“That was super cool, definitely an experience. Hubert Davis, the new UNC basketball coach, came and spoke to us a few days before we left to go to Hartford. He was talking about how the Final 4 is the coolest experience he’s been a part of. For him, it was basketball so it was a little different, but he played in the NBA and had a bunch of success at a bunch of different levels, but he kept on talking about how special the Final 4 was. Coach Metzbower, I don’t know how many national championships he’s won, it’s at least six or seven, and he’s been to three or four other final fours and he’s had a ton of experience there too. Everyone was talking about how cool it was.”

Continuing his clutch play, McCarthy also had a goal in the NCAA semifinal but eventual champion Virginia edged North Carolina, 12-11, in the grudge match between the teams, leaving the Tar Heels with a final record of 13-3.

“Unfortunately it didn’t turn out for us,” said McCarthy. “We didn’t get to play two games, just the one. But it was such a cool experience. To do it with some really, really good friends that I made throughout the year and to persevere through the COVID stuff and figuring out what works on our team and injuries and everything was super cool. Playing in the Final 4 was unreal.”

Getting the chance to finish his career on the final weekend of college lacrosse was a thrill for McCarthy. He was empathetic to the Princeton team which did not play any games this spring after the Ivy League postponed the start of the season and then severely limited teams’ chances to compete by placing a regional limit for travel on them. Former teammates at Princeton sent messages regularly through the season.

“They didn’t have a team to root for, so they were just rooting for us and any other Princeton guys playing,” said McCarthy, whose former Tiger teammates, Michael Sowers and Philip Robertson, played for Duke this spring and also made it the Final 4.

“I definitely felt their support and from the older alumni too. I got some cool calls and texts as well. The Tiger Nation was behind me full force and I definitely felt it. It was really cool.”

McCarthy’s former teammates at Princeton recognized all that he had been through to get to a Final 4. He has battled injuries throughout his playing career, beginning in high school. He has had four surgeries between knee and shoulder injuries. He was in and out of the training room at UNC just as he had been at Princeton, but ended up having a relatively healthy season.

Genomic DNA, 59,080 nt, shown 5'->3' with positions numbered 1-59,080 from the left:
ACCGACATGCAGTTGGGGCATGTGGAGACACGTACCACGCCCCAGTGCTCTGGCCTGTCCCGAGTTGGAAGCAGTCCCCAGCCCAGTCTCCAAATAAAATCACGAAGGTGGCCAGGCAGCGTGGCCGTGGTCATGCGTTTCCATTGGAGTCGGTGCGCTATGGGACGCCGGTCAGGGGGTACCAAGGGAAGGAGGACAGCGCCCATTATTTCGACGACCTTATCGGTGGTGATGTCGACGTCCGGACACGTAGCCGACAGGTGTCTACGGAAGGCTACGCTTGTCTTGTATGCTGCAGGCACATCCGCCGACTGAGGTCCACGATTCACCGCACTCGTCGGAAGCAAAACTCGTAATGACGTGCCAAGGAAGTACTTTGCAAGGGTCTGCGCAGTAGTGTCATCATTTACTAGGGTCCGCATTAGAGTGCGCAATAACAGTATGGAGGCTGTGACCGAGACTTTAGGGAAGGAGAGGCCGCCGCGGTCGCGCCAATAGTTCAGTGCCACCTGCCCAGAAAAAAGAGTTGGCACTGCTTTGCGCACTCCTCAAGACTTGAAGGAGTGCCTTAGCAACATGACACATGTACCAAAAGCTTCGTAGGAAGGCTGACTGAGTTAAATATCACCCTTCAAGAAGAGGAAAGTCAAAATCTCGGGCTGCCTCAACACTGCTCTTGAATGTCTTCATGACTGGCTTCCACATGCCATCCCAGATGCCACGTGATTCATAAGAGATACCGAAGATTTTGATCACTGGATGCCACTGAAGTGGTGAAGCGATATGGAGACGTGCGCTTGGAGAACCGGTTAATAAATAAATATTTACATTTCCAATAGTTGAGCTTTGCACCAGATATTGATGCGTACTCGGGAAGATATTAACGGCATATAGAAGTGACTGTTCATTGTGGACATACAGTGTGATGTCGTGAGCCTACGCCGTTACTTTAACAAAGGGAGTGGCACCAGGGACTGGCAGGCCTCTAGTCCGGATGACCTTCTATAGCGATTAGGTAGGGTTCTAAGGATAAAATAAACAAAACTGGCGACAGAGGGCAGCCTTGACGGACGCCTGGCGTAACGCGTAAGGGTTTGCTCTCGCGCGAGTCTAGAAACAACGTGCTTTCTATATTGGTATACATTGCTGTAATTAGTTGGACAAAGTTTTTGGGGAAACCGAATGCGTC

“I feel like more than anything I learned a lot about myself about perseverance and working hard and staying confident even though I wasn’t playing as well as I could because I had these injuries,” said McCarthy.

“I think I might have spent more time in the training room at Princeton with George O’Neill and then down at UNC with Nina Walker, more time in the training room than on the field just to make sure I could be on the field. I learned a ton about myself. I had a bunch of help along the way to make sure I could play out there in the games on Saturdays and the practice as much as I could. I definitely couldn’t do it alone.”

Based on his experiences at Princeton, McCarthy had a good grasp on the qualities of what made a season successful and what could bring a team down and he tried to bring that into his new team.

“Being a part of a bunch of different teams, knowing what a good team looks like and feels like, and trying to replicate that in this last year at UNC,” said McCarthy.

“On the field, all the Princeton coaches have done such a good job and made me a better lacrosse player. They increased my lacrosse IQ from my freshman to my senior year so much, and I tried to bring that over as well which was super helpful. I wouldn’t change a thing over my four years of Princeton and whatever I could bring over to the UNC this last year and help them be successful, I tried to.”

McCarthy grew into a more vocal leader during his time at Princeton. At North Carolina, though, he found himself in a unique position, having four years of college under his belt but knowing no one on the team. He had to figure a way to fit in both situations.

“I functioned in a couple different roles on the team and trying to bring all that experience with me to UNC definitely helped a bunch, helping to pull 55 guys all in the same direction,” said McCarthy.

“But like I said to the freshmen, I can really relate to them because of not knowing anybody. And at the same time, I was one of the oldest kids on the team. It was an interesting dynamic, knowing you’re a senior and trying to lead the team but also relating to the freshmen and trying to be there for them and knowing they don’t really know anyone either.”

In the end, McCarthy made the most of one last chance to play when he could not finish out his career at Princeton. Even before he set foot on North Carolina’s campus, he received welcoming messages and knew he had the chance to go out on his terms. He endeared himself with his steady play and the biggest goal of his career in the NCAA quarterfinals to make an unforgettable ending, the sort of move that other Princeton players may have to consider now after missing this spring season.

“It worked out well for me,” said McCarthy. “I made a ton of really, really good friends over this last year who I’ll definitely be friends with for years to come. I’d tell them, ‘have those conversations, don’t rush it, take your time, and it will all work out.’”